CHINESE President Xi Jinping has made a plea for cool-headedness over escalating tensions between the US and North Korea.

In a phone conversation with US President Donald Trump yesterday he urged both sides to avoid words or actions that could worsen the situation.

The call came after Trump unleashed a slew of fresh threats against North Korea, declaring the US military "locked and loaded" and warning North Korean leader Kim Jong Un that he "will regret it fast" if he takes any action against US territories or allies.

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Trump has pushed China to pressure North Korea to halt a nuclear weapons programme that is nearing the capability of targeting the United States.

China is the North's biggest economic partner and source of aid, but says it alone cannot compel Pyongyang to end its nuclear and missile programmes.

State-run China Central Television quoted Xi as telling Trump the "relevant parties must maintain restraint and avoid words and deeds that would exacerbate the tension on the Korean Peninsula".

But restraint was not the word of the day on Friday as Trump sent out a cascade of unscripted statements, including what appeared to be another red line – the mere utterance of threats – that would trigger a US attack against North Korea and "big, big trouble" for Kim.

North Korea's Minju Joson newspaper hit back at the US in an editorial on Saturday.

"The powerful revolutionary Paektusan army of the DPRK, capable of fighting any war the US wants, is now on the standby to launch fire into its mainland, waiting for an order of final attack," it said.

DPRK is the acronym for North Korea's official name, the Democratic People's Republic of Korea.

The tough talk capped a week in which long-standing tensions between the countries risked abruptly boiling over.

New United Nations sanctions condemning the North's rapidly developing nuclear programme drew fresh ire and threats from Pyongyang.

Trump, responding to a report that US intelligence indicates Pyongyang can now put a nuclear warhead on its long-range missiles, vowed to rain down "fire and fury" if challenged.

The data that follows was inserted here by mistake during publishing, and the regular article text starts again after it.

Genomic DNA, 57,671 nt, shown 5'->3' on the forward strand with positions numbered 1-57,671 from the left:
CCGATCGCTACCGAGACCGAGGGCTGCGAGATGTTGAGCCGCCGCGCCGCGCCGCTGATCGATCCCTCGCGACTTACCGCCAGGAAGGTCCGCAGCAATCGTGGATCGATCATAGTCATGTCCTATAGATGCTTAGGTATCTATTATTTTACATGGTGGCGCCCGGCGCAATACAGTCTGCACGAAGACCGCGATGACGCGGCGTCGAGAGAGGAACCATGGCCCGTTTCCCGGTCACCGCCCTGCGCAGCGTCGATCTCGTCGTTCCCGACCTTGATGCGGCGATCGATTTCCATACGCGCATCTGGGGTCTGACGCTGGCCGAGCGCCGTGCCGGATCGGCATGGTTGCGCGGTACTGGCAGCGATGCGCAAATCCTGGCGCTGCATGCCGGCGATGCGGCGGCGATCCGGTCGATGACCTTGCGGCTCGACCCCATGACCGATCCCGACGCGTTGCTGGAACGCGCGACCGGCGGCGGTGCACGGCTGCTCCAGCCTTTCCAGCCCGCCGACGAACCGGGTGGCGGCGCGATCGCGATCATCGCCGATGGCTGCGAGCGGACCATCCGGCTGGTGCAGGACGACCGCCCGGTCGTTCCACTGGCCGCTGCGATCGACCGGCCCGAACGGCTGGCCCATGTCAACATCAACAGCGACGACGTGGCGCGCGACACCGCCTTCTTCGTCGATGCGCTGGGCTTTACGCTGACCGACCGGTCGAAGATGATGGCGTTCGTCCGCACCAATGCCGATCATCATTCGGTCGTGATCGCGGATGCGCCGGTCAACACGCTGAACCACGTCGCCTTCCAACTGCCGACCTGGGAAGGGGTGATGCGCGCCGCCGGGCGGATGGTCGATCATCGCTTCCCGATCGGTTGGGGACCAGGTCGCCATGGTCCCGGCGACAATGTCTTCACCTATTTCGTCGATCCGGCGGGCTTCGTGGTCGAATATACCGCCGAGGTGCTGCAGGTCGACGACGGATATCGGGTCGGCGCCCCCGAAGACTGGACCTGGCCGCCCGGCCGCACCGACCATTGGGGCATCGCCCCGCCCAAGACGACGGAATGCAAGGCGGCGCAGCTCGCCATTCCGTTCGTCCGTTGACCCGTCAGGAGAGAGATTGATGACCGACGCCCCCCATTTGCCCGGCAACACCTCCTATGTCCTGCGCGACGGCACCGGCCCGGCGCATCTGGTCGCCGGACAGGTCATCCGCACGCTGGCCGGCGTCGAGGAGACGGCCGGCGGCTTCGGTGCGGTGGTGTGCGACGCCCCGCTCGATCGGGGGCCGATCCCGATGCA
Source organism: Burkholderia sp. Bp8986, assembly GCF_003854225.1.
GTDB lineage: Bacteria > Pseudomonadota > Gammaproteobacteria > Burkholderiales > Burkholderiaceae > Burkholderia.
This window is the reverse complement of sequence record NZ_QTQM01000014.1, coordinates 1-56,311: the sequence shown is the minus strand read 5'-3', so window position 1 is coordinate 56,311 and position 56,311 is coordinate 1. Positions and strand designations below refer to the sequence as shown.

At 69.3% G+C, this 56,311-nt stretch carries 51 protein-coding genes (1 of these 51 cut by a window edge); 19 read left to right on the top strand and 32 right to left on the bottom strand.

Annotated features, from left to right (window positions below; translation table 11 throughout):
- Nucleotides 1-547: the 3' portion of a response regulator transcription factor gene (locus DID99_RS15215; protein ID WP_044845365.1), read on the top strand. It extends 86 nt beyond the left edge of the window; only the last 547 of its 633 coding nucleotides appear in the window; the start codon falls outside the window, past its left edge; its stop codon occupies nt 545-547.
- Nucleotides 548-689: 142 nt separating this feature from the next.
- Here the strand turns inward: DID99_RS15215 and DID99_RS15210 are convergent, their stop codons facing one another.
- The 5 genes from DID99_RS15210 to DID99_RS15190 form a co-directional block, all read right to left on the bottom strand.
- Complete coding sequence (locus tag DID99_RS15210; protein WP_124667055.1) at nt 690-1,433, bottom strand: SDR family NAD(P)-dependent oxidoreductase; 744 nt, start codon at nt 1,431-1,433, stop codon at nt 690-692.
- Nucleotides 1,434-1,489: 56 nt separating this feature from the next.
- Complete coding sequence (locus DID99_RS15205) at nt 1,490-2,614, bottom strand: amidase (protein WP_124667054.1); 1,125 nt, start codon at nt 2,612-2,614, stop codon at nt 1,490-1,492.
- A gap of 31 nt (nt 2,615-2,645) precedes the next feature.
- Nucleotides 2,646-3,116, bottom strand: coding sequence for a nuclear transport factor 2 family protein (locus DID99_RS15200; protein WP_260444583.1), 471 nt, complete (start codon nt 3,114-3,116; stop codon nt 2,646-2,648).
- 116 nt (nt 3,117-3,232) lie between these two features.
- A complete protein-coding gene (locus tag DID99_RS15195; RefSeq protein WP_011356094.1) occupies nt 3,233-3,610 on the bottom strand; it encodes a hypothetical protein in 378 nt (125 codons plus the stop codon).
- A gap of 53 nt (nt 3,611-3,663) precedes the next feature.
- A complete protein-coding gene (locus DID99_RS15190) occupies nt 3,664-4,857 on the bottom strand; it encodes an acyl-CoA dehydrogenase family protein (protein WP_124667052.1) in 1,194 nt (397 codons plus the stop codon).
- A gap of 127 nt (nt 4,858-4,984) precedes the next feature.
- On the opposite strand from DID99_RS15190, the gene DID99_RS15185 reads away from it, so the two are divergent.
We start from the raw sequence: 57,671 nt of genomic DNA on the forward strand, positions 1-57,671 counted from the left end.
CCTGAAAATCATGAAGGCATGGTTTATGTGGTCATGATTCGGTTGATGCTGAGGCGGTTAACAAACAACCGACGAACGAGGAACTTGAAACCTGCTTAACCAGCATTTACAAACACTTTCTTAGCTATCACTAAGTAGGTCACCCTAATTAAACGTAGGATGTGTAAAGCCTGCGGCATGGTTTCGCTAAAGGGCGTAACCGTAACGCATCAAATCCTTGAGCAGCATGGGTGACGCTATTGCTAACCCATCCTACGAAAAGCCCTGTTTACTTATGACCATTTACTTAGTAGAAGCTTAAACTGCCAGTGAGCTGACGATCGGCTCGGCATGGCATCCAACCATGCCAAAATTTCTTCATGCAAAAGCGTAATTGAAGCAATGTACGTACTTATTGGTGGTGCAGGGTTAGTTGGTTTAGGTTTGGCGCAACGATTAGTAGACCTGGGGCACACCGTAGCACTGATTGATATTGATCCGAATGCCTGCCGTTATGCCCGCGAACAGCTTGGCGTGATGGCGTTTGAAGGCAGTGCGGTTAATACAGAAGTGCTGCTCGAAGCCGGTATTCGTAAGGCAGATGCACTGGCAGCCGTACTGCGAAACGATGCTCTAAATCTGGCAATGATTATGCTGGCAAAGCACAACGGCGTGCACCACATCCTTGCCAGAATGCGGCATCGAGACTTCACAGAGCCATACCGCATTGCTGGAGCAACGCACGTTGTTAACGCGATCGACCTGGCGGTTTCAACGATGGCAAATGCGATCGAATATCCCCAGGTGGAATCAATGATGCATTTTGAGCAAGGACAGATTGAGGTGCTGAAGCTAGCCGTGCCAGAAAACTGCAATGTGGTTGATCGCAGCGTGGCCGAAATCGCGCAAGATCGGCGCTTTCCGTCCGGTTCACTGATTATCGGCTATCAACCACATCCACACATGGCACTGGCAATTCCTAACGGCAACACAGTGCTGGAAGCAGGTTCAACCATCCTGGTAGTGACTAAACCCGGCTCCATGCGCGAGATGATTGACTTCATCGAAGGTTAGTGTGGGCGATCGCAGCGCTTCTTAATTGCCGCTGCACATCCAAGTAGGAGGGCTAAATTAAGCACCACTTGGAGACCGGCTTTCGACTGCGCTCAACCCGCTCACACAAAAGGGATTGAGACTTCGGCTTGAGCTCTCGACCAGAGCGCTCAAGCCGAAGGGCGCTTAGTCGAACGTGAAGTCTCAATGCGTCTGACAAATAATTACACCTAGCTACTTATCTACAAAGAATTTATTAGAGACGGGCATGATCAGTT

The North then came out with a threat to lob four intermediate-range "Hwasong-12" missiles near Guam, a tiny US territory some 3,200 km (2,000 miles) from Pyongyang.

At Trump's New Jersey golf course, the president seemed to put Kim on notice, saying: "If he utters one threat in the form of an overt threat – which by the way he has been uttering for years and his family has been uttering for years – or he does anything with respect to Guam or any place else that's an American territory or an American ally, he will truly regret it and he will regret it fast."

Meanwhile, Japan's prime minister has said he will do everything he can to protect people as tensions escalate over North Korean plans to send missiles flying over Japan toward Guam.

"I will do everything, to the best of my ability, to protect the safety and property of the Japanese people," Shinzo Abe said on Saturday, while visiting his father's tomb in his ancestral home town of Nagato, western Japan.

The Defence Ministry said on Friday it was deploying four surface-to-air Patriot interceptors in western Japan to respond to a possible risk of fragments falling from missiles.

The ministry did not confirm whether defence minister Itsunori Onodera has already issued an order to shoot down incoming missiles.

In another development, Guam residents were warned they should take cover from a North Korean missile attack quickly, in a concrete structure, preferably underground – and stay there until told otherwise, according to a survival guide.

The US island territory's Office of Civil Defence began distributing fact sheets, Preparing for an Imminent Missile Threat, on Friday, to help people prepare for an attack. The guidance includes tips on building an emergency kit, advice on staying put in concrete or brick structures, and reminders about keeping calm.

"Do not look at the flash or fireball – it can blind you", the fact sheet advises those who are caught outside. "Lie flat on the ground and cover your head."

The leaflet also offers guidance on removing radioactive material, saying: "When possible, take a shower with lots of soap and water to help remove radioactive contamination." But do not scratch or scrub skin and "do not use conditioner because it will bind radioactive material to your hair".

Officials have not raised the territory's threat level even after Pyongyang laid out plans to strike near the island in the coming weeks, Guam governor Eddie Calvo said.

He noted that Guam had many buildings made to withstand powerful typhoons, but acknowledged that nothing can protect against a thermonuclear attack.

Trump assured Calvo that Guam was safe, during a phone call. "We are with you a thousand per cent," Trump said, according to video of the call posted on Calvo's Facebook page. "You are safe."

Calvo responded by saying he feels safe and confident with Trump's leadership. "I'm glad you're holding the helm, Sir," he said.

The fact sheets did not seem to cause any widespread anxiety or affect day-to-day Guam life.

Some people wondered about finding plastic sheeting, as one of the leaflets recommends using that and duct tape "to seal all cracks around the door and any vents into the room".